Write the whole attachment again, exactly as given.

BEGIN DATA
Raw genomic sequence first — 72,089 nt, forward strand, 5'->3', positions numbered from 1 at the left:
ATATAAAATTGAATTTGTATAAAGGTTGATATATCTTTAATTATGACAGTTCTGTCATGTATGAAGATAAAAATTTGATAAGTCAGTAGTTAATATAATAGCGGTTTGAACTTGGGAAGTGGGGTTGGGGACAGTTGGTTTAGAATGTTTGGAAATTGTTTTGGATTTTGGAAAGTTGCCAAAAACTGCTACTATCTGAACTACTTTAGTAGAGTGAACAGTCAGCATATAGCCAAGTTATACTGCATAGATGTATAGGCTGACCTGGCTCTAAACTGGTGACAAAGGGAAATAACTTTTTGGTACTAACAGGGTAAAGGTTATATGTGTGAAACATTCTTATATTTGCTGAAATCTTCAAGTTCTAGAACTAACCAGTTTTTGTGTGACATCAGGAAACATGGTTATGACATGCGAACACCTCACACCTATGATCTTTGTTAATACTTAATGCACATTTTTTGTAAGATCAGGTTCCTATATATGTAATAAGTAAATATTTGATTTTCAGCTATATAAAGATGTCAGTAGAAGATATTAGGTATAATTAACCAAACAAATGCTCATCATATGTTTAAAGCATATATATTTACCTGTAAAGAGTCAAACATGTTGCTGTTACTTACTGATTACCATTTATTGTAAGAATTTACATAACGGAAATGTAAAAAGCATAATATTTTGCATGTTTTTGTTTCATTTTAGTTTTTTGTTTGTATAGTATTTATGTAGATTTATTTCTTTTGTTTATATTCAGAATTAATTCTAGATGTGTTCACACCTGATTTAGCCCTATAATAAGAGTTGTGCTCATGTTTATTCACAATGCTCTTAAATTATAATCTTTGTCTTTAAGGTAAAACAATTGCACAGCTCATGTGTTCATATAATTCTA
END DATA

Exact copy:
Raw genomic sequence first — 72,089 nt, forward strand, 5'->3', positions numbered from 1 at the left:
ATATAAAATTGAATTTGTATAAAGGTTGATATATCTTTAATTATGACAGTTCTGTCATGTATGAAGATAAAAATTTGATAAGTCAGTAGTTAATATAATAGCGGTTTGAACTTGGGAAGTGGGGTTGGGGACAGTTGGTTTAGAATGTTTGGAAATTGTTTTGGATTTTGGAAAGTTGCCAAAAACTGCTACTATCTGAACTACTTTAGTAGAGTGAACAGTCAGCATATAGCCAAGTTATACTGCATAGATGTATAGGCTGACCTGGCTCTAAACTGGTGACAAAGGGAAATAACTTTTTGGTACTAACAGGGTAAAGGTTATATGTGTGAAACATTCTTATATTTGCTGAAATCTTCAAGTTCTAGAACTAACCAGTTTTTGTGTGACATCAGGAAACATGGTTATGACATGCGAACACCTCACACCTATGATCTTTGTTAATACTTAATGCACATTTTTTGTAAGATCAGGTTCCTATATATGTAATAAGTAAATATTTGATTTTCAGCTATATAAAGATGTCAGTAGAAGATATTAGGTATAATTAACCAAACAAATGCTCATCATATGTTTAAAGCATATATATTTACCTGTAAAGAGTCAAACATGTTGCTGTTACTTACTGATTACCATTTATTGTAAGAATTTACATAACGGAAATGTAAAAAGCATAATATTTTGCATGTTTTTGTTTCATTTTAGTTTTTTGTTTGTATAGTATTTATGTAGATTTATTTCTTTTGTTTATATTCAGAATTAATTCTAGATGTGTTCACACCTGATTTAGCCCTATAATAAGAGTTGTGCTCATGTTTATTCACAATGCTCTTAAATTATAATCTTTGTCTTTAAGGTAAAACAATTGCACAGCTCATGTGTTCATATAATTCTA